copied from: The Daily Press, Hampton Roads, VA  

Williamsburg sax player Sam Rucker finds 'Redemption' on new CD

By Mike Holtzclaw - Contact Reporter, Daily Press


In reviewing “Redemption,” the new CD from Williamsburg sax player Sam Rucker, blogger Denis Poole writes at Smooth Jazz Therapy that the song “Overcomer” has “one of the most infectious hooks you will hear all year.”

When Rucker listens to that track, he finds himself overwhelmed by many emotions that a reviewer would never guess.

Guitarist John Calisto, Rucker’s longtime friend and collaborator, died three days after recording his contribution to the song. And on the day of Calisto’s memorial service, Rucker learned that his nephew Justin Taylor — who also played guitar on “Overcomer” — had committed suicide at age 25.

“Sometimes when I hear it, I’ll be honest, I feel that sadness,” Rucker said. “But I also feel the joy they had in creating that music and the joy music gave them. Even Justin, with what he was dealing with, the peace and joy he had was from music.

“I thought about changing the title. How can you have a song called ‘Overcomer’ when two musicians passed away so tragically? But that’s the whole point: Even with tragic loss, we still overcome. With music and God’s help, we can overcome. And I will always feel joy and honor that I was able to capture them and record them and connect with what they love.”

Rucker, 46, grew up in Virginia Beach and was always surrounded by jazz. His father listened to Grover Washington, David Sanborn and Miles Davis. When Rucker would visit his aunt and uncle in Ohio, he would hear John Coltrane and Charlie Parker.

But his own musical career got off to a rough start in sixth grade.

“I dropped out of the band because I failed the test on ‘Mary Had a Little Lamb,’ ” he said. “I couldn’t navigate that song. But my dad had rented the horn and signed a contract for a year, so he told me that he wasn’t paying for the horn for nothing and he made me start taking private lessons. That’s one of the most influential moments of my life.”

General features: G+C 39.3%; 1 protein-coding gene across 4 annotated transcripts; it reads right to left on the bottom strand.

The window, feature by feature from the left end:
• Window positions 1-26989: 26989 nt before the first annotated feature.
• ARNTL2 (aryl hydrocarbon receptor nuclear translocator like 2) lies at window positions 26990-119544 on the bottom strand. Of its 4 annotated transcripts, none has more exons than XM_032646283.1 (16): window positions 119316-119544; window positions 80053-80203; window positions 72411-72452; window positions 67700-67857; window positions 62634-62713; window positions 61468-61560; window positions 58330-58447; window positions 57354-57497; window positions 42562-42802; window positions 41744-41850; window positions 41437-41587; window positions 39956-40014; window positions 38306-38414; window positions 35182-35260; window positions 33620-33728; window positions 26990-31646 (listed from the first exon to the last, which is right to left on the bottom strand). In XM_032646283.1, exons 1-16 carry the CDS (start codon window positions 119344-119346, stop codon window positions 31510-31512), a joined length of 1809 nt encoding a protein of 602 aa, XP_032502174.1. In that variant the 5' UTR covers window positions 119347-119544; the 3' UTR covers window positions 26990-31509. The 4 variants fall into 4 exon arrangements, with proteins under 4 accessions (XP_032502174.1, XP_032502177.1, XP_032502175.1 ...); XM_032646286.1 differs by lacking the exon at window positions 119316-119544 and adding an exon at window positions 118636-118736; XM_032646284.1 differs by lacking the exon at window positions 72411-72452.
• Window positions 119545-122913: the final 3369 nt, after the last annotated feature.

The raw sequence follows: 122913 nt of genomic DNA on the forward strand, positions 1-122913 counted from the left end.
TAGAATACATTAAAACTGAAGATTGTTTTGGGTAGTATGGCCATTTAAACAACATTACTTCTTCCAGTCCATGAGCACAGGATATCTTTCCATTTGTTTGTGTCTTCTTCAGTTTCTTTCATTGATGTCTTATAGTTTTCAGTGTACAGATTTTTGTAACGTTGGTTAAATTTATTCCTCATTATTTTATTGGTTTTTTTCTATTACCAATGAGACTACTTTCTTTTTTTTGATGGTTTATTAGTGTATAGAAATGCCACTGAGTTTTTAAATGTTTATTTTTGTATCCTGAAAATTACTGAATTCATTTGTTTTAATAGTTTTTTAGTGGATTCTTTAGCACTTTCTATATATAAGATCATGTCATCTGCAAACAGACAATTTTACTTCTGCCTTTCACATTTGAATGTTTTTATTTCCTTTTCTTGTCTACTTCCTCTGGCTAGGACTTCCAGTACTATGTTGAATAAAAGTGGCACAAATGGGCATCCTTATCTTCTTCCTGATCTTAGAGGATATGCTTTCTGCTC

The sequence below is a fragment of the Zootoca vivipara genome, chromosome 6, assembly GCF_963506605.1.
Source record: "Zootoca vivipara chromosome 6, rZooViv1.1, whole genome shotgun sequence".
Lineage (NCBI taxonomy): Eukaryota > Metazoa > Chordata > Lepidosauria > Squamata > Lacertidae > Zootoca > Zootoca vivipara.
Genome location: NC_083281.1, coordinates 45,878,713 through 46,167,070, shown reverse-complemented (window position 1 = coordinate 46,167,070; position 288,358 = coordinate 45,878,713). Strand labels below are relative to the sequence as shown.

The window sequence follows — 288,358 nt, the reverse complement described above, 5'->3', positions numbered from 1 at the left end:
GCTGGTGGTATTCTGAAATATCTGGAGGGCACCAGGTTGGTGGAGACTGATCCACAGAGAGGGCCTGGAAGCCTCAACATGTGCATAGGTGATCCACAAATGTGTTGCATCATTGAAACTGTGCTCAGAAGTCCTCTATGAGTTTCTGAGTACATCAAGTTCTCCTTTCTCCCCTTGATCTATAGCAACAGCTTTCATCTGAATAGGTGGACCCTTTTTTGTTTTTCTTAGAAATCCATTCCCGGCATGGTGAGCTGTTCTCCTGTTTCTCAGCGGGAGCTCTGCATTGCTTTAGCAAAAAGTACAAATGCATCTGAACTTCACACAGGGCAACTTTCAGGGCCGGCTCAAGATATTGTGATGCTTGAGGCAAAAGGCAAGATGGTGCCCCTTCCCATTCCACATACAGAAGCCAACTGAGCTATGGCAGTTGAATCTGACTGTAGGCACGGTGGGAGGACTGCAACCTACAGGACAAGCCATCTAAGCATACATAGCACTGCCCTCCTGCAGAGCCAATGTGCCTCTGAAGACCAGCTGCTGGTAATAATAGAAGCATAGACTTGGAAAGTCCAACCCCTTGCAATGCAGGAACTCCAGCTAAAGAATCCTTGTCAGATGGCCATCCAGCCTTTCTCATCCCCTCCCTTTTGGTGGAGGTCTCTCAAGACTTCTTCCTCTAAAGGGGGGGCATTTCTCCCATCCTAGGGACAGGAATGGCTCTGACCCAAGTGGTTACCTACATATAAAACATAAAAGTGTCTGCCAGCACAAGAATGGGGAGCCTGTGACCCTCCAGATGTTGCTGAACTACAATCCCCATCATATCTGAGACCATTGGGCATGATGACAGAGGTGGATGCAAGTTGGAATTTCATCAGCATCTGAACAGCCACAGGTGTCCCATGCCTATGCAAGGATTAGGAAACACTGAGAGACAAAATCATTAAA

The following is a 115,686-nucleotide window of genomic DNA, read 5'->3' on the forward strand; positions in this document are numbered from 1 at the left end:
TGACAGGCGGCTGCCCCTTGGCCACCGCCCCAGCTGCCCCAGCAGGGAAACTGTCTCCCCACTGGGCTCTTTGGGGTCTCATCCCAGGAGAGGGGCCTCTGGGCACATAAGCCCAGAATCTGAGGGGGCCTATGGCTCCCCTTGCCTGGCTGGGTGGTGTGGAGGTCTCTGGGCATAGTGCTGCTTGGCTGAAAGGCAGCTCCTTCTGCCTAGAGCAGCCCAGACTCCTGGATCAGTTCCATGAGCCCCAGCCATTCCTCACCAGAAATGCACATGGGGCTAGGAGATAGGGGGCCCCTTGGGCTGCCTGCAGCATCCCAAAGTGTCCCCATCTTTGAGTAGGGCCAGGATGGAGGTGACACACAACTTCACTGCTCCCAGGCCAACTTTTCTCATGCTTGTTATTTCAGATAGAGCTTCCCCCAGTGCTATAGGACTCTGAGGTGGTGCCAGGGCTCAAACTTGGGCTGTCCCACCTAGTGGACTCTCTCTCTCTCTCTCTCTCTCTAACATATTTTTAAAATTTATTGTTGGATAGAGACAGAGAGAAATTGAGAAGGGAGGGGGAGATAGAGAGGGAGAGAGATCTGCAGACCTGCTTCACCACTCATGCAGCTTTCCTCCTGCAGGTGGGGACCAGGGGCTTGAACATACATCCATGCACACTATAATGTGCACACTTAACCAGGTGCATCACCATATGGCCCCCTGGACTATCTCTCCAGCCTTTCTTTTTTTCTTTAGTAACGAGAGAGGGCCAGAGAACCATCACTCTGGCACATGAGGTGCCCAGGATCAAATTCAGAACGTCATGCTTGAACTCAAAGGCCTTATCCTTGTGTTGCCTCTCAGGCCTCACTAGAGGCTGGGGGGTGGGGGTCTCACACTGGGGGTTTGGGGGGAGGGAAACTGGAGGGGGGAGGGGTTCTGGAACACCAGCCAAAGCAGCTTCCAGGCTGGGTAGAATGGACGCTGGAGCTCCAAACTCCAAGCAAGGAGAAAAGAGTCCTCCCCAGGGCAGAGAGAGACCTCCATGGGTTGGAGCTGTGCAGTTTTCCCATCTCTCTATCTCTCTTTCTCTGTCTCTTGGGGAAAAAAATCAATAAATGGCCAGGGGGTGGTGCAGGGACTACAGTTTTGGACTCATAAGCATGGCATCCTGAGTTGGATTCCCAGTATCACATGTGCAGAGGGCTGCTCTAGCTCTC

His first step in professional music was as a producer at a studio in Virginia Beach. But he loved playing the sax and began meeting other local musicians. His first two CDs, “Feels So Right” and “Tell You Something,” were well received and earned airplay on jazz networks around the country.

He moved to Williamsburg when he got work in the technology department at Colonial Williamsburg.

“I morphed from working in the studio during the day and working on computers at night to now doing it the other way around,” he said. “But today it’s like two full-time jobs. Most jazz musicians have another hustle, another income stream. Me, man, I really enjoy technology, and of course I enjoy playing, so it’s become a good marriage between the two.”

He was not only the bandleader on “Redemption,” but also producer, spending time at studios in Hampton Roads, New York and Los Angeles along the way.

“In New York, I worked in the notorious Quad Studio, where Tupac got shot,” Rucker said. “I have to admit, I took a picture of the elevator where he got shot.”

The single “True Love” was at No. 29 last week in the Smooth Jazz Network national airplay chart. Reviewer Patrick van de Wiele, reviewing at the Keys and Chords website, wrote that the album is “interspersed with a deep spiritual vision of the survival of the soul.”

For Rucker, that sense of survival goes back to his memories of Calisto, who died of a heart condition at age 58, and of Taylor, who took his own life at 25.

“With (Calisto), he always played like that song was the last time he would ever play,” Rucker said. “He put so much into everything he played, just his heart and soul. He communicated with the guitar. I look back and think that, man, if I had delayed that recording session by one week, he wouldn’t have been on this album at all.

“That song ‘Overcomer’ is about keeping the faith and overcoming any situation. Little did I know as I recorded it, but that was for me — so I could say, ‘I lost these guys but I still have them in this music. They’ll live on forever in this music.’ ”

Mike Holtzclaw, Daily Press |